Egypt is set to resume tourism activities in Luxor and Aswan in early September, the Supreme Committee for the Management of the Coronavirus Crisis, headed by Prime Minister Mustafa Madbouly, has directed.

The committee announced the move following a presentation by Minister of Tourism and Antiquities Khaled El-Anani, on Thursday, on the situation of Luxor governorate before the committee. The decree covers fixed hotels, museums, and temples in the two cities.

According to a statement issued by the Luxor governorate, the Prime Minister also approved the resumption of tourist trips arriving to Luxor from the Red Sea city of Hurghada. This will take place in accordance with the standards and procedures set by the Committee, and the safe operation of tourism in accordance with the Ministry of Health’s controls.

Meanwhile, Aswan Governor Ashraf Attia announced Madbouly’s approval for the reopening and operation of fixed hotels, temples, archaeological museums and tourist attractions in Aswan. The sites will be able to receive visitors and tourist groups, starting from September as a first stage.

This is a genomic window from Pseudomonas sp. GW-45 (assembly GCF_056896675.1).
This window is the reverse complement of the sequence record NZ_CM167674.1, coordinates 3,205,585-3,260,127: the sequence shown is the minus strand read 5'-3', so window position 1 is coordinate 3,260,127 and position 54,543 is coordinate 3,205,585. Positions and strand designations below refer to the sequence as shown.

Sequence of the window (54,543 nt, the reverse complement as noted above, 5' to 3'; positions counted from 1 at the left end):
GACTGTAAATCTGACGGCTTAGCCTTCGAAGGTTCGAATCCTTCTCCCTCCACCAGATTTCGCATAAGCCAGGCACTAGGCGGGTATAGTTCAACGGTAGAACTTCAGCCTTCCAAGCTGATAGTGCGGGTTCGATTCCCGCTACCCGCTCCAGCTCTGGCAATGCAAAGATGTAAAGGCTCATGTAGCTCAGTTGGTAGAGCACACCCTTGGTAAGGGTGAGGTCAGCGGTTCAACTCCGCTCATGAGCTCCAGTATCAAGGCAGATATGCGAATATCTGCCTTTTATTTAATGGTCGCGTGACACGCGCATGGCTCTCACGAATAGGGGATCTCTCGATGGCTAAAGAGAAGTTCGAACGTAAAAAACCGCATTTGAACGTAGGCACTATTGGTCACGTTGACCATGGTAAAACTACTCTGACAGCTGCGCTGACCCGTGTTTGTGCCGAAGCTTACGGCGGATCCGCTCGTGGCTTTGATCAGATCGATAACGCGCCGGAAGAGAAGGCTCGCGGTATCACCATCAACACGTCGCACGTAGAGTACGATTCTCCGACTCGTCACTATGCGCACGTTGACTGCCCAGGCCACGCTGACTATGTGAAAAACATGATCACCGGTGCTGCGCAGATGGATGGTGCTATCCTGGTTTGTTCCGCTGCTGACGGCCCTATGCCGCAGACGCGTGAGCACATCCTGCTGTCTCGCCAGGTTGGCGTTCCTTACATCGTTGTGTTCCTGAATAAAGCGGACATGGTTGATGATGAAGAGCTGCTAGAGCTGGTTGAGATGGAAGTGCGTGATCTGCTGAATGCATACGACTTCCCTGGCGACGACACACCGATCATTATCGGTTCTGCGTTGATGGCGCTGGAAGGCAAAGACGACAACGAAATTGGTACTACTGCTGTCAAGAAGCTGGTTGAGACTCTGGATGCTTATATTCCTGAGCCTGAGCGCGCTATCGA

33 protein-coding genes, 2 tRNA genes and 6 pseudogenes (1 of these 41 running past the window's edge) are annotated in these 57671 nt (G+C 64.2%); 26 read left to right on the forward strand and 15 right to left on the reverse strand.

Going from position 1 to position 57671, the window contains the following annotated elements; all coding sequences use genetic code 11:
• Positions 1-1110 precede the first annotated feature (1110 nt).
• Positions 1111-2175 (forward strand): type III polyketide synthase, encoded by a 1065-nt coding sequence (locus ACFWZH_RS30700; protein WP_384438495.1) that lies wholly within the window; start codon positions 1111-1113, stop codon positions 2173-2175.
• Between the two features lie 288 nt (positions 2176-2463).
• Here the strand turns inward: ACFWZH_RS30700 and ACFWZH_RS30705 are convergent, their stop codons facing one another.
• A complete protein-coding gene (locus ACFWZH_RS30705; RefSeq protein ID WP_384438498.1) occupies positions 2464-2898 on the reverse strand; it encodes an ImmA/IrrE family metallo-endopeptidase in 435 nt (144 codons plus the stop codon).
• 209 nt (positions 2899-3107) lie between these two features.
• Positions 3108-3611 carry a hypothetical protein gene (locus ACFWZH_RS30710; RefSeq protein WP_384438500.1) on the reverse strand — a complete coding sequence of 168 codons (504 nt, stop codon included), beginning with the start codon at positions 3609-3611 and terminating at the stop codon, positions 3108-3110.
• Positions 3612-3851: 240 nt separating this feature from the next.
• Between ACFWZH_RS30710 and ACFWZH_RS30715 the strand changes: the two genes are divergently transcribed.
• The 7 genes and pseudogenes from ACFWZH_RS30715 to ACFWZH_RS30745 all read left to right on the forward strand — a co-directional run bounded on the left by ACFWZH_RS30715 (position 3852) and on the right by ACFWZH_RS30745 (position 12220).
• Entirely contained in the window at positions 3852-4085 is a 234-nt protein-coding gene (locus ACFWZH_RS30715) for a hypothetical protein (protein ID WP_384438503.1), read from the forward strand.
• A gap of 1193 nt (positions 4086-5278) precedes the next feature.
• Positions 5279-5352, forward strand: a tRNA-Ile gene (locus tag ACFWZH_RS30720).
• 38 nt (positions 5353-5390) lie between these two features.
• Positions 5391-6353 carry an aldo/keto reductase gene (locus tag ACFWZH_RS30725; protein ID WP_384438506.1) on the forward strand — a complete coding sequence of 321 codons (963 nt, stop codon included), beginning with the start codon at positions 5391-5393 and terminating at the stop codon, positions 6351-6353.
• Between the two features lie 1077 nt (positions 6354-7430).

He explained that the second phase will see the full reopening of tourism activities in conjunction with the beginning of the next tourism season. The move is set to benefit the governorate’s citizens and its various economic activities.

Mohamed Osman, Chairperson of the Tourism Marketing and Promotion Committee in Upper Egypt, said, “We do not except the return [to pre-COVID-19 rates] as soon as we restart tourism in Luxor, but the announcement of its resumption is an opportunity to revitalise the sector, and to prepare for the normal return of tourist flow.”

He added, “It will take time to return to the pre-COVID-19 occupancy levels, but I think this will happen by October 2021.”

Ehab Abdel Aal, Treasurer of the Cultural Tourism Association, agreed with Osman that tourist flow will at first be limited due to the winter season starting in October. However, he anticipates that, with tourism flows expected to improve from December, the flow will return to pre-COVID- 19 levels in February or March 2021.

Both Osman and Abdel Aal further explained that the committee’s decision covers the return of fixed hotels only, with no directives issued yet regarding floating hotels, which are considered the backbone of Egypt’s cultural tourism.

With no decisions yet taken on such an important part of tourism in the two governorates, occupancy rates will face a slower uptick. This is due to their having to apply and receive the health and safety certificates required by the Egyptian government to reopen.

“All tourism companies praise the decision to resume tourism in Luxor and Aswan, and we are waiting for the floating hotels to receive health and safety certificates,” Osman concluded.